Cheap And Fast, Online Voter Registration Catches On
Voters in more than half the states will soon be able to register online, rather than filling out a paper form and sending it in.
Twenty states have implemented online voter registration so far, almost all in the past few years. Seven other states and the District of Columbia are now in the process of doing so. That includes Florida, where Republican Gov. Rick Scott signed a bill last Friday requiring the state to allow online voter registration by 2017.
Online voter registration has become so popular because election officials say it's more efficient than a paper-based system, and cheaper.
Voters like it because they can register any time of day from home, said David Becker, director of election initiatives for the Pew Charitable Trusts.
"What election officials are finding, is they're saving a ton of money, because they're having to process a lot fewer pieces of paper by hand, right before an election, and get that into the system," he said.
Arizona, for example, says it costs the state only 3 cents to register someone online, versus 83 cents on paper.
And there's another reason state election officials like online registration. It can be very difficult to keep voter rolls up to date and accurate, which has raised concerns about voter fraud and caused confusion at the polls. But information submitted online is immediately compared with driver's license or other state databases, and verified.
"If someone puts in 'First Avenue,' instead of 'First Street,' as their address by mistake, and it doesn't match the motor vehicles file, in real time — with the voter still sitting at the screen — they can ask the voter to double check if what they entered was correct," Becker explained, adding that this can avoid a lot of problems on Election Day, especially if the error involves the spelling of the voter's name.
Online voter registration also turns out to be one of the few areas in running elections where many Republicans and Democrats agree.
Louisiana's Republican Secretary of State Tom Schedler said he was skeptical at first. Louisiana was one of the first states to approve online voter registration in 2009.
"Register online? I mean it just was kind of an oxymoron to me. I just was so used to the old system. So I mean, I guess it was more just my confidence level in technology," he said.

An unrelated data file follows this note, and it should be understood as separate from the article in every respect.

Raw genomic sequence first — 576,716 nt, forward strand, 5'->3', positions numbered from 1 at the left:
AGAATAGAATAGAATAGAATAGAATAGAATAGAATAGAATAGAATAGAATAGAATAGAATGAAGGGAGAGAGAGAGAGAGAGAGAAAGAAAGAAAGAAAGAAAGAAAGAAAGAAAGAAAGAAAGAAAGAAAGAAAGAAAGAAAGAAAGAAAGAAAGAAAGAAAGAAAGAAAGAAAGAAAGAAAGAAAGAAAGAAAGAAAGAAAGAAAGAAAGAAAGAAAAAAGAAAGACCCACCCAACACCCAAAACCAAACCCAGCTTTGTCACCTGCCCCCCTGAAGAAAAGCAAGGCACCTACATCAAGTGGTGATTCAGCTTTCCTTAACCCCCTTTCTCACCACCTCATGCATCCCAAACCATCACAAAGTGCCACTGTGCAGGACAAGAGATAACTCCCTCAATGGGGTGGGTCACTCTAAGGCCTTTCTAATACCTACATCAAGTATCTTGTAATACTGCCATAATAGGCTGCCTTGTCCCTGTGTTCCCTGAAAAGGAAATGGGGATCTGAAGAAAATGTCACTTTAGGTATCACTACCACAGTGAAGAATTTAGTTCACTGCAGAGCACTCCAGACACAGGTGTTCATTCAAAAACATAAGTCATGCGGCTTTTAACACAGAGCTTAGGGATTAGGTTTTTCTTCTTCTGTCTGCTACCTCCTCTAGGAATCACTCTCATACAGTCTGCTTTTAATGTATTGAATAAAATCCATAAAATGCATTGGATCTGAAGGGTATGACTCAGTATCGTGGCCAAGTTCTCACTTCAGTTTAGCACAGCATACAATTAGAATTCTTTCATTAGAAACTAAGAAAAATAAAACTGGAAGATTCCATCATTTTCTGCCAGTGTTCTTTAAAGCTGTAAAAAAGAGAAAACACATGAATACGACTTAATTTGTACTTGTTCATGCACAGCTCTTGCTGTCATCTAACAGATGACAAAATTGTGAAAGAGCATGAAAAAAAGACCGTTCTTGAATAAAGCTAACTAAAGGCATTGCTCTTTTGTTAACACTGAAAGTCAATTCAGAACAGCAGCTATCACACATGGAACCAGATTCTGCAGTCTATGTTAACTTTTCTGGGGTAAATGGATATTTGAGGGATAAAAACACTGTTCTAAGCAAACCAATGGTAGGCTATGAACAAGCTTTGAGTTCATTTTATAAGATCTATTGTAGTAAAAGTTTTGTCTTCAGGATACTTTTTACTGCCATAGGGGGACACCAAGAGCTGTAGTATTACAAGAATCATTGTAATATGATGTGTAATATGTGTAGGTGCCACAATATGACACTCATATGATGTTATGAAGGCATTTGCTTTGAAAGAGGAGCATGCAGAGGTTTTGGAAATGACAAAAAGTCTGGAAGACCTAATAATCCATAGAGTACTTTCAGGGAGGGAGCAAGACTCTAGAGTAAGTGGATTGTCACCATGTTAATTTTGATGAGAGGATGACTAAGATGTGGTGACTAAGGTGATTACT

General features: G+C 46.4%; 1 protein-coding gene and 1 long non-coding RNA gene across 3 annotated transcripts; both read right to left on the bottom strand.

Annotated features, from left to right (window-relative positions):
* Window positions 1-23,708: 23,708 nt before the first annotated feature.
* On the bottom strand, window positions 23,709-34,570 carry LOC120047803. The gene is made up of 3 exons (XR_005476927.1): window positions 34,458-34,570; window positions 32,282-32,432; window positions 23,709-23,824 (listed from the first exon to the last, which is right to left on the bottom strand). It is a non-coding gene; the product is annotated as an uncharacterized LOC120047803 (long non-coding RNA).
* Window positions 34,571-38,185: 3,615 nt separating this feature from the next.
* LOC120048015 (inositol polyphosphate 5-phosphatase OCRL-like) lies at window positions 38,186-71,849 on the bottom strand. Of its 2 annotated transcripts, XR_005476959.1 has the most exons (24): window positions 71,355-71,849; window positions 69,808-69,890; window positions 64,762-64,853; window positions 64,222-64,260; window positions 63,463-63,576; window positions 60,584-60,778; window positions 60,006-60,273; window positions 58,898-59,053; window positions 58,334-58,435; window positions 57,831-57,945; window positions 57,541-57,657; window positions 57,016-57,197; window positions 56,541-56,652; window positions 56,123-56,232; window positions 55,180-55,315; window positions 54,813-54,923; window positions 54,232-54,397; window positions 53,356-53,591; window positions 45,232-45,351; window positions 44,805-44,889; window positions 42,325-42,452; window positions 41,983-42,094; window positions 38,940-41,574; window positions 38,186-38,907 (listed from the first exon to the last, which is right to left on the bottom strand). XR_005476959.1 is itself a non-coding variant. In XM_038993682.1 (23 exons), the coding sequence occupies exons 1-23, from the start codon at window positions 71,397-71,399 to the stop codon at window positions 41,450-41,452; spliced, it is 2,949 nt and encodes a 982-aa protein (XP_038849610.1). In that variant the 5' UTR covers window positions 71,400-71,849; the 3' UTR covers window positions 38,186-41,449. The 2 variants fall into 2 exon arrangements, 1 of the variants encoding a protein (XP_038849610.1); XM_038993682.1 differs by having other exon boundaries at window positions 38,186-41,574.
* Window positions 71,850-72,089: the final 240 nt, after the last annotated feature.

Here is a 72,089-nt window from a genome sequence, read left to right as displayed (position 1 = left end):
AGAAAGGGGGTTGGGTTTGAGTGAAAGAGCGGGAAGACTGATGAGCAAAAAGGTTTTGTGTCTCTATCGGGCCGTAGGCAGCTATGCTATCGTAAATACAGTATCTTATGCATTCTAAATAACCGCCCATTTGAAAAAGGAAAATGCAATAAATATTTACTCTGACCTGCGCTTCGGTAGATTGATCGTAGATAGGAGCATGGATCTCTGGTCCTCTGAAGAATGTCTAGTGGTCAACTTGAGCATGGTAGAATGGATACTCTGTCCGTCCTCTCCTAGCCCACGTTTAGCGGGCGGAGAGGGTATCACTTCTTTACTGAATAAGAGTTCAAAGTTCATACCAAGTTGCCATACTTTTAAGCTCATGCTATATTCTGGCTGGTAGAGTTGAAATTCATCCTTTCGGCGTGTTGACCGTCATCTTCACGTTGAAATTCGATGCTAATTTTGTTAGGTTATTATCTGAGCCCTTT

But today, Schedler is a huge fan. He said more than 220,000 people have used the system so far, with no reported problems.
"You can go straight online and do it. It takes about two minutes — three minutes max — and it's done," he said.
Still, not everyone is sold on the idea. Florida's bill had strong bipartisan support in the legislature, but Gov. Scott said he signed the measure "with some hesitation." Scott said he was worried about meeting the October 2017 deadline, especially with a presidential election on the way. And his secretary of state, Ken Detzner, told lawmakers last month that he also opposed the bill because it was a massive undertaking.
"You're dealing with the most sensitive part of an election. You're dealing with voter registration systems. And if we do it wrong, we are in a heap of trouble," Detzner said.
Some Republican lawmakers in Texas have also blocked an online registration bill in that state, saying they're worried the system would be vulnerable to cyberattacks.
However, computer experts say that's not a problem as long as certain safeguards are put in place. Pamela Smith, president of Verified Voting, a technology watchdog group, gave this advice: "You want to make sure that you're testing for security while the system is being built and once it's in use. And you want to have a strategy for what happens if there's a failure of the system at a critical moment, like Election Day."
In most cases, voters need to have a driver's license to use the online system, which means states can also require them to show their licenses the first time they appear at the polls as an extra precaution, she said.
For everyone else, registering on paper is still an option.
Becker of Pew Charitable Trusts said one other problem that people were worried about has yet to materialize. Some politicians feared that online registration would favor one political party over the other. But according to Becker, the party breakdown in states using online registration is almost identical to what it was before. Red states are just as red; blue states just as blue.
Copyright 2020 NPR. To see more, visit https://www.npr.org.